FreeNAS fix – afp file permissions

After setting up users and groups in FreeNAS, I found that I wasn’t able to give any users write access.

I could get guests to read.

I could get users to read.

I couldn’t get anyone to write.

For whatever reason, it took a few searches before I came across the mac section of the FreeNAS documentation here (Web Archive). In any case, I’m going to guess that not everyone who uses FreeNAS is an SSH guru (although if you are you can just read the above link and skip the rest). Here’s the somewhat-easy-but-I’m-still-not-happy-about-it-way of doing it…

1) Hopefully you got to the point where you made users and put them in the same group.
a) If not, find Access/Users_And_Groups in the menu;
b) create a group (name it something easy)
c) create users (at least one for you!) and add them to your new group
It should look something like this afterwards:

In the above example, “family” is the group. Since my name is Matt, “Matt” is the user we’ll be focusing on for the rest. The actual UID numbers used for the user and groups don’t really matter – just use the defaults.

d) Make sure you’ve also set up an AFP share (Services/AFP/Shares). The next part here might not matter, but may as well do it anyway just in case – stick your username in the Read/Write access part (may be case sensitive, so be sure to capitalize if necessary).

2) Assuming you got everything in #1 done, it’s time to get you some read/write access. Here’s how we do it:
a) First you need the location of the folder. Easiest way to get this is to navigate to Services/AFP/Shares (just like in the step above), and find the Path. Look below to see what mine looked like:

The part we’re interested is highlighted. Select it and copy it to the clipboard (Apple-C on your keyboard or right-click and choose “Copy”).

In my case it was /mnt/SeagateZFS/MainStorage/ – select whatever yours is and copy it to the keyboard.

3) Next (and finally), we’re going to issue a couple commands, similar to what’s on the page linked at the very beginning. Head to the Advanced/Command menu.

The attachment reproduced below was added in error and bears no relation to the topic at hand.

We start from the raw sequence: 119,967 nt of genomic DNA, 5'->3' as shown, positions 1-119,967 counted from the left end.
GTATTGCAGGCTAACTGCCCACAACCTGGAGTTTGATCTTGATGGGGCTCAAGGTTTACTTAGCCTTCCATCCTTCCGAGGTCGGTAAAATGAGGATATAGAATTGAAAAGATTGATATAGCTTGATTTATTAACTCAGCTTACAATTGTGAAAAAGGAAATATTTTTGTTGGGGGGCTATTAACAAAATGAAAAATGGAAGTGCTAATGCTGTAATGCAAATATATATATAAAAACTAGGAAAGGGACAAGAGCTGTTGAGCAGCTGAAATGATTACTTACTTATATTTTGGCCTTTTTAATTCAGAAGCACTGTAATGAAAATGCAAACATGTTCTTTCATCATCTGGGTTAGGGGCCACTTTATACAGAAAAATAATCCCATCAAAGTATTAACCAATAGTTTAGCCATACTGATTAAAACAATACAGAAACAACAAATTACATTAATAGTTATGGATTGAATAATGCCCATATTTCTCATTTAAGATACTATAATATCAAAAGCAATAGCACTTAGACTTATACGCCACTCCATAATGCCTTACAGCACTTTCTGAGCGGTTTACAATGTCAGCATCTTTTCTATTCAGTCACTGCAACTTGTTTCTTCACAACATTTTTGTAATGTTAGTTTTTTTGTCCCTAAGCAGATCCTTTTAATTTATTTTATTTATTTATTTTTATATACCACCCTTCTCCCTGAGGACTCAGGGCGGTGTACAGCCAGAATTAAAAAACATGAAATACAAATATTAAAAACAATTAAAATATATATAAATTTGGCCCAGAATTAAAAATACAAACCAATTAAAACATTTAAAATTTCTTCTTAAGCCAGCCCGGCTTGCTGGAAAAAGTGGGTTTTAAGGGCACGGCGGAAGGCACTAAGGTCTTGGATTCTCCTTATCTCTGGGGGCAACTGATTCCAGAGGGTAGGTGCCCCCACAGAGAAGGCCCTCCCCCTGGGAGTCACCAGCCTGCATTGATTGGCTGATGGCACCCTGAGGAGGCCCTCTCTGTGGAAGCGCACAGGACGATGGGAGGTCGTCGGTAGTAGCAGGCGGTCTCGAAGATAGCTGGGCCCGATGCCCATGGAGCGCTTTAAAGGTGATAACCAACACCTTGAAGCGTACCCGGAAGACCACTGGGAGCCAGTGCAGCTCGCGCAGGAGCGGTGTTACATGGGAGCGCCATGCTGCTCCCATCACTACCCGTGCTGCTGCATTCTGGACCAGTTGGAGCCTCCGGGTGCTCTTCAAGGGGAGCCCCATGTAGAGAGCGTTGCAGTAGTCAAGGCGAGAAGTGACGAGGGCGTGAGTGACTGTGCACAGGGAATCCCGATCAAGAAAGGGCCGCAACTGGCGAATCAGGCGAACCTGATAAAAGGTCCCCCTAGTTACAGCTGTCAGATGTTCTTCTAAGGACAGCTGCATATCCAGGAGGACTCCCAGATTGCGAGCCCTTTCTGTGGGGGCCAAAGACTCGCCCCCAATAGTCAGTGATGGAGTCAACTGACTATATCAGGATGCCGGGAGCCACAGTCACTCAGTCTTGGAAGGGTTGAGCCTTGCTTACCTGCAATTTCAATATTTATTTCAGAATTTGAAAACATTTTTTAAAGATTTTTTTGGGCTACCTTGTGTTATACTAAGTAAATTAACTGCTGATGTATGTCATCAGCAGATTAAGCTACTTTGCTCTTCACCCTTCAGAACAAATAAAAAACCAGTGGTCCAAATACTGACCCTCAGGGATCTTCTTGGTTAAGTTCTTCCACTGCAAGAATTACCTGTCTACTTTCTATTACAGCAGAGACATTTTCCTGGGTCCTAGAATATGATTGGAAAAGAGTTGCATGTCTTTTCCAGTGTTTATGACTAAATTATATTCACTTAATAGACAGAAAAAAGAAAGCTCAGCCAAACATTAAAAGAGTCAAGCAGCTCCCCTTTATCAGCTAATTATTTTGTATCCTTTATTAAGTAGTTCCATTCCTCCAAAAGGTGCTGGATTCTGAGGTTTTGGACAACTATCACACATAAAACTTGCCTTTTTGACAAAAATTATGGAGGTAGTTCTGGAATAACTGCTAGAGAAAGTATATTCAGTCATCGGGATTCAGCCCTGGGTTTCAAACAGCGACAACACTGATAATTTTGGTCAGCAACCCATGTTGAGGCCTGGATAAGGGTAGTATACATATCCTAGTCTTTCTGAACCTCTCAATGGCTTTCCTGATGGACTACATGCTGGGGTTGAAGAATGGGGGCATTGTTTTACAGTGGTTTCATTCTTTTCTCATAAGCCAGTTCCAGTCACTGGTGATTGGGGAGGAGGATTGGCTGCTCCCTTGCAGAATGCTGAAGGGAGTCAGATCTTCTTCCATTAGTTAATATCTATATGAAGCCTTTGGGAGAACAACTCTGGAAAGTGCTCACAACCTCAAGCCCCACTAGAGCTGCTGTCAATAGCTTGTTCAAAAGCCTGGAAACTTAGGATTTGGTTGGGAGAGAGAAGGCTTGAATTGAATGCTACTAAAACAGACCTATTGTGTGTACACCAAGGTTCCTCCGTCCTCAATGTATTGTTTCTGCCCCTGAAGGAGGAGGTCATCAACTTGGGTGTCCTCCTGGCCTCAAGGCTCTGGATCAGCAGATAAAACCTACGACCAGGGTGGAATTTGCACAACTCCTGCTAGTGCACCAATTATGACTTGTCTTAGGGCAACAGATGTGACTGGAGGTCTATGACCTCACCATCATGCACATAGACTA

a) Type in:

chown  macuser:macgroup  /mnt/yourvolume/yoursharedfolder

Replace macuser and macgroup with your name and group from step#1. Use the stuff from step#2 as /mnt/yourvolume/yoursharedfolder (you can either Apple-V or right-click paste to get that part in). I used double-spaces in the above to make it easier to read, but just using single spaces. As an example, mine was:

Hit execute. Not much will happen, except that it’ll display the command you just sent.

b) Type in:

chmod 2775 /mnt/yourvolume/yoursharedfolder

Again, similar to the above, except that where it says /mnt/yourvolume/yoursharedfolder, you’re pasting the stuff from your clipboard (from step#2) again.

Mine looked something like this:

Hit execute.

You’re done. Hopefully things should work. At the very least, you should be able to disconnect/reconnect and start copying files or create folders through your own account. Hopefully other people in your group will have access too, but verify to make sure they have the limited (or unlimited as the case may be) access you want them to have.

If you’re completely lost as to what exactly you just did, you basically just took ownership of the folder with your user account, and assigned it to your group on the filesystem / operating system level.

Hopefully in the future, someone makes changes to make things a little less cumbersome. Granted, there’s not a lot that can be done, but if the FreeNAS GUI automated the permissions setttings (or at least presented a GUI to do it), it would make it a little easier for people. A *very* good place for this would be a new item in the Access Menu called “file and folder permissions” or something to that effect. The menu item could list the shares or the dataset and have a “choose owner”, “choose group”, and “set owner/group/user permissions” section for each share. Worst case scenerio, giving the file manager a facelift and doing it there would help too.